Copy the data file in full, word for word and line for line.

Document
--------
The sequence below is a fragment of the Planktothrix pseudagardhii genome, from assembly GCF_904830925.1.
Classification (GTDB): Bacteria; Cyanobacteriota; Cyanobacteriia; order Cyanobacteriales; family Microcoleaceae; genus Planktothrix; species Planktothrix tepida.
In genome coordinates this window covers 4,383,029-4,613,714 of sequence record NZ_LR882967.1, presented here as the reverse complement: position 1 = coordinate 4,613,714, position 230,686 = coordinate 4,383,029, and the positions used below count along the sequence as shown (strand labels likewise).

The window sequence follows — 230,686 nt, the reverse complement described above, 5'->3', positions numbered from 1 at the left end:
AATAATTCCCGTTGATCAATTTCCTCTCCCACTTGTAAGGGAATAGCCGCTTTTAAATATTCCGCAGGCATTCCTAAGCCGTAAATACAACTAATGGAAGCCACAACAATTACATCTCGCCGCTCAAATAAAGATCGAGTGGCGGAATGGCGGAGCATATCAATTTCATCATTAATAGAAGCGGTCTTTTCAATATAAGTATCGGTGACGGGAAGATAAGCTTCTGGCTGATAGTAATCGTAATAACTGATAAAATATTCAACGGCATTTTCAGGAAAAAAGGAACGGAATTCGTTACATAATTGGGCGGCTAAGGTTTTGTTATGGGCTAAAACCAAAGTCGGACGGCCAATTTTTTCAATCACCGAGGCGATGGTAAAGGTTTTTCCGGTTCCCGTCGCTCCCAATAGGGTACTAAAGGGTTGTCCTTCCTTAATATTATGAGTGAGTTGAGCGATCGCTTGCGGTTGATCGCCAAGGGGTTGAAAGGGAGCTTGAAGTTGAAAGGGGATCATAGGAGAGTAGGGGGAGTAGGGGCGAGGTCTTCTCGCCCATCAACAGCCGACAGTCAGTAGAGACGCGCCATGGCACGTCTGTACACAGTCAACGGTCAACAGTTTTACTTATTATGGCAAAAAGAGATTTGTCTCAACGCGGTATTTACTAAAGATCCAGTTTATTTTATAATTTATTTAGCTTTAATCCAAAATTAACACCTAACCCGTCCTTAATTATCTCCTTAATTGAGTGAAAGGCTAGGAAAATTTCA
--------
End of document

The sequence below is a fragment of the Planktothrix pseudagardhii genome, from assembly GCF_904830925.1.
Classification (GTDB): Bacteria; Cyanobacteriota; Cyanobacteriia; order Cyanobacteriales; family Microcoleaceae; genus Planktothrix; species Planktothrix tepida.
In genome coordinates this window covers 4,383,029-4,613,714 of sequence record NZ_LR882967.1, presented here as the reverse complement: position 1 = coordinate 4,613,714, position 230,686 = coordinate 4,383,029, and the positions used below count along the sequence as shown (strand labels likewise).

The window sequence follows — 230,686 nt, the reverse complement described above, 5'->3', positions numbered from 1 at the left end:
AATAATTCCCGTTGATCAATTTCCTCTCCCACTTGTAAGGGAATAGCCGCTTTTAAATATTCCGCAGGCATTCCTAAGCCGTAAATACAACTAATGGAAGCCACAACAATTACATCTCGCCGCTCAAATAAAGATCGAGTGGCGGAATGGCGGAGCATATCAATTTCATCATTAATAGAAGCGGTCTTTTCAATATAAGTATCGGTGACGGGAAGATAAGCTTCTGGCTGATAGTAATCGTAATAACTGATAAAATATTCAACGGCATTTTCAGGAAAAAAGGAACGGAATTCGTTACATAATTGGGCGGCTAAGGTTTTGTTATGGGCTAAAACCAAAGTCGGACGGCCAATTTTTTCAATCACCGAGGCGATGGTAAAGGTTTTTCCGGTTCCCGTCGCTCCCAATAGGGTACTAAAGGGTTGTCCTTCCTTAATATTATGAGTGAGTTGAGCGATCGCTTGCGGTTGATCGCCAAGGGGTTGAAAGGGAGCTTGAAGTTGAAAGGGGATCATAGGAGAGTAGGGGGAGTAGGGGCGAGGTCTTCTCGCCCATCAACAGCCGACAGTCAGTAGAGACGCGCCATGGCACGTCTGTACACAGTCAACGGTCAACAGTTTTACTTATTATGGCAAAAAGAGATTTGTCTCAACGCGGTATTTACTAAAGATCCAGTTTATTTTATAATTTATTTAGCTTTAATCCAAAATTAACACCTAACCCGTCCTTAATTATCTCCTTAATTGAGTGAAAGGCTAGGAAAATTTCA